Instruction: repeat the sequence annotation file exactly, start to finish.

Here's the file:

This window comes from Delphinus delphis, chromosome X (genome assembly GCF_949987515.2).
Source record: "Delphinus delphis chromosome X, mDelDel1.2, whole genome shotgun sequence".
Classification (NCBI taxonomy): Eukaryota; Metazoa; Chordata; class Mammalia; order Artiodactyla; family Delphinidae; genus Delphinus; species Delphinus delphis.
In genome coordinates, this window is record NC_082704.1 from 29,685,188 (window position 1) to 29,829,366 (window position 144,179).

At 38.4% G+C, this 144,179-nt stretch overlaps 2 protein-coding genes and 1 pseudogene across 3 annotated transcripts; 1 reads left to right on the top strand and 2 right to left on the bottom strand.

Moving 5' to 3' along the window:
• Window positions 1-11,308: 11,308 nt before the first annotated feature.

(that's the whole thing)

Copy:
This window comes from Delphinus delphis, chromosome X (genome assembly GCF_949987515.2).
Source record: "Delphinus delphis chromosome X, mDelDel1.2, whole genome shotgun sequence".
Classification (NCBI taxonomy): Eukaryota; Metazoa; Chordata; class Mammalia; order Artiodactyla; family Delphinidae; genus Delphinus; species Delphinus delphis.
In genome coordinates, this window is record NC_082704.1 from 29,685,188 (window position 1) to 29,829,366 (window position 144,179).

At 38.4% G+C, this 144,179-nt stretch overlaps 2 protein-coding genes and 1 pseudogene across 3 annotated transcripts; 1 reads left to right on the top strand and 2 right to left on the bottom strand.

Moving 5' to 3' along the window:
• Window positions 1-11,308: 11,308 nt before the first annotated feature.